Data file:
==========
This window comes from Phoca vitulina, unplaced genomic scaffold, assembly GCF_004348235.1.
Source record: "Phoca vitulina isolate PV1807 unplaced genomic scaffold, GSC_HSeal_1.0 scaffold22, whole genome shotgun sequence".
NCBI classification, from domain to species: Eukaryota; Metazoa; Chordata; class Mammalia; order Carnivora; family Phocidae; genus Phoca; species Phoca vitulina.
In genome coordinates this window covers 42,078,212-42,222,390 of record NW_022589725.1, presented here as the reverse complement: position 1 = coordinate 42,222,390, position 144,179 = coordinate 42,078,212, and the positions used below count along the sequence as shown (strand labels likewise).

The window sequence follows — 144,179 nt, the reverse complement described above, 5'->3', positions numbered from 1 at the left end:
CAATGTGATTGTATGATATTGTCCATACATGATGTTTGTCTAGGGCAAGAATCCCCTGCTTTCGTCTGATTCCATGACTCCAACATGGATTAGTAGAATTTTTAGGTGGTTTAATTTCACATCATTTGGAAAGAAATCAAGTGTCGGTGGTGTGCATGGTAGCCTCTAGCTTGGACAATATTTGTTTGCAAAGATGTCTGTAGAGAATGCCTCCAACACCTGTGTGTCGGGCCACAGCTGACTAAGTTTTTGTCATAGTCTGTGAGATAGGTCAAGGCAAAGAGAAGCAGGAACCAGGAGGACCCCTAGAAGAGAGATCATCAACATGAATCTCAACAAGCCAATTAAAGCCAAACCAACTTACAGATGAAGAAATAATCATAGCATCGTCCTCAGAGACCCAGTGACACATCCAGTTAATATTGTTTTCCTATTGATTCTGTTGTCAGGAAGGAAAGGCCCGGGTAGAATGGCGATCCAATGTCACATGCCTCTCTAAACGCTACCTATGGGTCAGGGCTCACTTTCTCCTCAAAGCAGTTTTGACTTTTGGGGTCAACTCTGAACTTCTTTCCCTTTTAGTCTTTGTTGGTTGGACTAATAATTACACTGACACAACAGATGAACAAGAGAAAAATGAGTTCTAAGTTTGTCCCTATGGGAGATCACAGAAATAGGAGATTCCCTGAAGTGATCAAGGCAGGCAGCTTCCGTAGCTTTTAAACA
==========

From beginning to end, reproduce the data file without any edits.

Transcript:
This window comes from Phoca vitulina, unplaced genomic scaffold, assembly GCF_004348235.1.
Source record: "Phoca vitulina isolate PV1807 unplaced genomic scaffold, GSC_HSeal_1.0 scaffold22, whole genome shotgun sequence".
NCBI classification, from domain to species: Eukaryota; Metazoa; Chordata; class Mammalia; order Carnivora; family Phocidae; genus Phoca; species Phoca vitulina.
In genome coordinates this window covers 42,078,212-42,222,390 of record NW_022589725.1, presented here as the reverse complement: position 1 = coordinate 42,222,390, position 144,179 = coordinate 42,078,212, and the positions used below count along the sequence as shown (strand labels likewise).

The window sequence follows — 144,179 nt, the reverse complement described above, 5'->3', positions numbered from 1 at the left end:
CAATGTGATTGTATGATATTGTCCATACATGATGTTTGTCTAGGGCAAGAATCCCCTGCTTTCGTCTGATTCCATGACTCCAACATGGATTAGTAGAATTTTTAGGTGGTTTAATTTCACATCATTTGGAAAGAAATCAAGTGTCGGTGGTGTGCATGGTAGCCTCTAGCTTGGACAATATTTGTTTGCAAAGATGTCTGTAGAGAATGCCTCCAACACCTGTGTGTCGGGCCACAGCTGACTAAGTTTTTGTCATAGTCTGTGAGATAGGTCAAGGCAAAGAGAAGCAGGAACCAGGAGGACCCCTAGAAGAGAGATCATCAACATGAATCTCAACAAGCCAATTAAAGCCAAACCAACTTACAGATGAAGAAATAATCATAGCATCGTCCTCAGAGACCCAGTGACACATCCAGTTAATATTGTTTTCCTATTGATTCTGTTGTCAGGAAGGAAAGGCCCGGGTAGAATGGCGATCCAATGTCACATGCCTCTCTAAACGCTACCTATGGGTCAGGGCTCACTTTCTCCTCAAAGCAGTTTTGACTTTTGGGGTCAACTCTGAACTTCTTTCCCTTTTAGTCTTTGTTGGTTGGACTAATAATTACACTGACACAACAGATGAACAAGAGAAAAATGAGTTCTAAGTTTGTCCCTATGGGAGATCACAGAAATAGGAGATTCCCTGAAGTGATCAAGGCAGGCAGCTTCCGTAGCTTTTAAACA